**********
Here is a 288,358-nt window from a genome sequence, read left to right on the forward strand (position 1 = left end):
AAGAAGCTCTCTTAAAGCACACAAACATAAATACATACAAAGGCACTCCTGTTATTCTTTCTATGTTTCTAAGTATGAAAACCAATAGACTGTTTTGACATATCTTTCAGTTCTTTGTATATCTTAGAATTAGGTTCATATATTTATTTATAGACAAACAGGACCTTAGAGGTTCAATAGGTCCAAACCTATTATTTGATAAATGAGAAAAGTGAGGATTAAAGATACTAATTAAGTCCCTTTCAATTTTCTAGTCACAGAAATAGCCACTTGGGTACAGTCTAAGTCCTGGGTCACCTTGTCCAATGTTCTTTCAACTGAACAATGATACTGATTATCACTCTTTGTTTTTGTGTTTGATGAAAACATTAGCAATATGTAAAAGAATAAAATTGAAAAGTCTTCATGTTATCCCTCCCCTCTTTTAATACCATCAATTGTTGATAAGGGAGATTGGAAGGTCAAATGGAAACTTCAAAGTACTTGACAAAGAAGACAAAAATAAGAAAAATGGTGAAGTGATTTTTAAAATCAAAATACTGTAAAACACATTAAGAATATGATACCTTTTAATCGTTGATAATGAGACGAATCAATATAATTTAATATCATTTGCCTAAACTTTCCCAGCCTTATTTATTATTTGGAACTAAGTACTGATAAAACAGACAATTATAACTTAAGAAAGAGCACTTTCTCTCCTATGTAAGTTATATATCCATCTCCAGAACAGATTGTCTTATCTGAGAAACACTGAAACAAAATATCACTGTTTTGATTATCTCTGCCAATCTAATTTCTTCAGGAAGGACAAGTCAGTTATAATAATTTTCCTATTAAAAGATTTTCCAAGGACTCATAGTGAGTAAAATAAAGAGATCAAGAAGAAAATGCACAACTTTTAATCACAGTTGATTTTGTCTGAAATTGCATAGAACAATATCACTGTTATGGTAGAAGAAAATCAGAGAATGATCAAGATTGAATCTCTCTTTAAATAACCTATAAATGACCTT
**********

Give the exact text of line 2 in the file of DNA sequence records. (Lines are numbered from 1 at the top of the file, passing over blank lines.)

AAGAAGCTCTCTTAAAGCACACAAACATAAATACATACAAAGGCACTCCTGTTATTCTTTCTATGTTTCTAAGTATGAAAACCAATAGACTGTTTTGACATATCTTTCAGTTCTTTGTATATCTTAGAATTAGGTTCATATATTTATTTATAGACAAACAGGACCTTAGAGGTTCAATAGGTCCAAACCTATTATTTGATAAATGAGAAAAGTGAGGATTAAAGATACTAATTAAGTCCCTTTCAATTTTCTAGTCACAGAAATAGCCACTTGGGTACAGTCTAAGTCCTGGGTCACCTTGTCCAATGTTCTTTCAACTGAACAATGATACTGATTATCACTCTTTGTTTTTGTGTTTGATGAAAACATTAGCAATATGTAAAAGAATAAAATTGAAAAGTCTTCATGTTATCCCTCCCCTCTTTTAATACCATCAATTGTTGATAAGGGAGATTGGAAGGTCAAATGGAAACTTCAAAGTACTTGACAAAGAAGACAAAAATAAGAAAAATGGTGAAGTGATTTTTAAAATCAAAATACTGTAAAACACATTAAGAATATGATACCTTTTAATCGTTGATAATGAGACGAATCAATATAATTTAATATCATTTGCCTAAACTTTCCCAGCCTTATTTATTATTTGGAACTAAGTACTGATAAAACAGACAATTATAACTTAAGAAAGAGCACTTTCTCTCCTATGTAAGTTATATATCCATCTCCAGAACAGATTGTCTTATCTGAGAAACACTGAAACAAAATATCACTGTTTTGATTATCTCTGCCAATCTAATTTCTTCAGGAAGGACAAGTCAGTTATAATAATTTTCCTATTAAAAGATTTTCCAAGGACTCATAGTGAGTAAAATAAAGAGATCAAGAAGAAAATGCACAACTTTTAATCACAGTTGATTTTGTCTGAAATTGCATAGAACAATATCACTGTTATGGTAGAAGAAAATCAGAGAATGATCAAGATTGAATCTCTCTTTAAATAACCTATAAATGACCTT